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Featured:     European Coverage     Production Inkjet Analysis

Quad: Smitten With Soft Proofing

Monday, June 07, 2004

Press release from the issuing company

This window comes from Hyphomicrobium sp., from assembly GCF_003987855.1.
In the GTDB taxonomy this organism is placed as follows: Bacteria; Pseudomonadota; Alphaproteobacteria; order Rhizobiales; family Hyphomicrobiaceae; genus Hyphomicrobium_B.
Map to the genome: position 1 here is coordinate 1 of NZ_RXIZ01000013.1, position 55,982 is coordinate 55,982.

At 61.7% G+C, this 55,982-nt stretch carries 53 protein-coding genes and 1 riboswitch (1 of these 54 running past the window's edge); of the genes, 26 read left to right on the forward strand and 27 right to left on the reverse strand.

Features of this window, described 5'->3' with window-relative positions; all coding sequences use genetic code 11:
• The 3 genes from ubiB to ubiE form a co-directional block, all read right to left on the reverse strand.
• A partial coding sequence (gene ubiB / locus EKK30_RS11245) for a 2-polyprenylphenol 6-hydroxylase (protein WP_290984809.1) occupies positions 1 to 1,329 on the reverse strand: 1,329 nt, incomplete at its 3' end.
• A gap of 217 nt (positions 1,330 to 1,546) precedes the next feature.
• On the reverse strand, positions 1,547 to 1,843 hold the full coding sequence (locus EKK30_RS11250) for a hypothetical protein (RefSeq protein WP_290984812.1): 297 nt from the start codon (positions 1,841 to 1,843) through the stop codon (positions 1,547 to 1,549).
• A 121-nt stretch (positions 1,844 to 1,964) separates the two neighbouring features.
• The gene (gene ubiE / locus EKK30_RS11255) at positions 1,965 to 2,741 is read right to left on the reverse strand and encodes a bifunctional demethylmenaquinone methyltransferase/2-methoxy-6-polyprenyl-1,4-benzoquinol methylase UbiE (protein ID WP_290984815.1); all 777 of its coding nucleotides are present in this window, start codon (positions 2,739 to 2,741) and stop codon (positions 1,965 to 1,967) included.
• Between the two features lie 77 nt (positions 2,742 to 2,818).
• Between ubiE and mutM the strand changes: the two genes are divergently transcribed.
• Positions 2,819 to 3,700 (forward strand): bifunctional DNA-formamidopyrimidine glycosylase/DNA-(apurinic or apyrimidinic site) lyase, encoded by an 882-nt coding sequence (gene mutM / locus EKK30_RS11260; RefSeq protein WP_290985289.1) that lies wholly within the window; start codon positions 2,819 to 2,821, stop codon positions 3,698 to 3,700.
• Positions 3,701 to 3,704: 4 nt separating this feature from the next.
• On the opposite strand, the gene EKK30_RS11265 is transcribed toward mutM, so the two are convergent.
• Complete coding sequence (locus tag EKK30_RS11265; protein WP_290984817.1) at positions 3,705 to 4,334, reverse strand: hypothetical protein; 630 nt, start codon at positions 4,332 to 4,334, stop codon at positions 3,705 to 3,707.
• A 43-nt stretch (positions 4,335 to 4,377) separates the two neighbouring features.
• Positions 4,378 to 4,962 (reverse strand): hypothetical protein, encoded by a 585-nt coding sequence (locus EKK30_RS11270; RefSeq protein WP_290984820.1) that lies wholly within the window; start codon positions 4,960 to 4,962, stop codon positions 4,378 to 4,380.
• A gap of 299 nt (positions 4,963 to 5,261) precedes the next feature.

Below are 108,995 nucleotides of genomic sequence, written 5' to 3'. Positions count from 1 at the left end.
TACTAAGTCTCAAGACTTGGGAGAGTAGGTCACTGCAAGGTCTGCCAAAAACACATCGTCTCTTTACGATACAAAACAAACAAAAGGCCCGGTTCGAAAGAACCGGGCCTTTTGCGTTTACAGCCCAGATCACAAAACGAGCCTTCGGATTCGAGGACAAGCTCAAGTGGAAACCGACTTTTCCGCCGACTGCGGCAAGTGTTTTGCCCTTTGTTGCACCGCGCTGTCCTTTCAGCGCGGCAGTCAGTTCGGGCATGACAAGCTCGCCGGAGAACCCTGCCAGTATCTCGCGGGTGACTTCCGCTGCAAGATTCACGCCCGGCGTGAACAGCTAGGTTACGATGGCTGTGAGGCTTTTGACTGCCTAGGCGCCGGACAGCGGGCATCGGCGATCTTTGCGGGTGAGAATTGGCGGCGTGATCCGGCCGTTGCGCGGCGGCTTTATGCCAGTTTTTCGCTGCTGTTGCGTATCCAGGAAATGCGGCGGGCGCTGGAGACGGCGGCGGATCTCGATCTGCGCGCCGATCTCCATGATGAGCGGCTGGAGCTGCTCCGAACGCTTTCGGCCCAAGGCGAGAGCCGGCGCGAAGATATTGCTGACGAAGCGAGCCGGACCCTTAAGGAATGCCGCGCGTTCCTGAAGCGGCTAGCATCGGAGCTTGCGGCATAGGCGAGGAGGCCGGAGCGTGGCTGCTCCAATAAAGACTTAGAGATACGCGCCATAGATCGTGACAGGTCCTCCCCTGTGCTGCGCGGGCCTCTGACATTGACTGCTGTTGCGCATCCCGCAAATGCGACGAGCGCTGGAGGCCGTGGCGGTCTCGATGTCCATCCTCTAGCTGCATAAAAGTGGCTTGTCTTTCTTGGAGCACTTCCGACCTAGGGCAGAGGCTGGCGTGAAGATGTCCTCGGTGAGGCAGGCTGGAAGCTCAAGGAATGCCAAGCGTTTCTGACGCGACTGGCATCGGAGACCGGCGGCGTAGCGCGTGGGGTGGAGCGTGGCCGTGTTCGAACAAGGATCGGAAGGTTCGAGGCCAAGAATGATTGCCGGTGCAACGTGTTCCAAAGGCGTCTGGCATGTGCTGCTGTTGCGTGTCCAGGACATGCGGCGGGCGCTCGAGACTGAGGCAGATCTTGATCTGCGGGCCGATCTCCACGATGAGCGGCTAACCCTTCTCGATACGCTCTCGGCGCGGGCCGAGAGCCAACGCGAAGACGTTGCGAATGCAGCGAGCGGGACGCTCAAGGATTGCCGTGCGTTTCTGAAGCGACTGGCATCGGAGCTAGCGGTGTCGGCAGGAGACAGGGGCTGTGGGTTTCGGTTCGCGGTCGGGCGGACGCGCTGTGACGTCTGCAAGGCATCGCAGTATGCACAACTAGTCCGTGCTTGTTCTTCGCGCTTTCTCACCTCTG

June 4, 2004 -- (Quad/Graphics) -- Our use of the very latest in proofing technology — "soft" proofs delivered by calibrated monitors — is helping reduce the need to pull multiple rounds of costly, time-consuming hard proofs during the color mark-up stage and allowing us to trim client's turnaround times dramatically. Assuredly, this absence of hard proofs is making for a more efficient workflow. Using profile-assisted, calibrated monitors, we have access to digital files that accurately represent final (read: press-produced) color. Before any hard proof is pulled, we can internally evaluate these files onscreen, making color judgments and moves, if necessary, over and over until desired color is achieved. Eliminated is the time and waste involved in pulling multiple rounds of hard proofs in the process. "By eliminating unnecessary hard proofs, we can speed up turnaround times and improve the quality of color," says Tom Frankowski, Senior Vice President of Manufacturing. With soft proofing, when clients see near-final proofs, they're often the first hard proofs that have been pulled in the process. This is made possible by calibrating our monitors with ICC (International Color Consortium) color profiles according to each type of proofing system we use (e.g., Iris or Kodak). Without fail, the color that is achieved on screen will be accurately reproduced in the final hard proofs, and then later on press. In some instances, soft proofing is giving clients — particularly art directors — the ability to collaborate with our color specialists, shoulder-to-shoulder, to work their images on the spot. These cases require only one hard proof be pulled for the final press proof. The benefits of soft proofing are undeniable. And while its possibilities are just now starting to be realized, the technology's potential to completely eliminate hard proofs — from prepress to press-side — is imminent.

 

 

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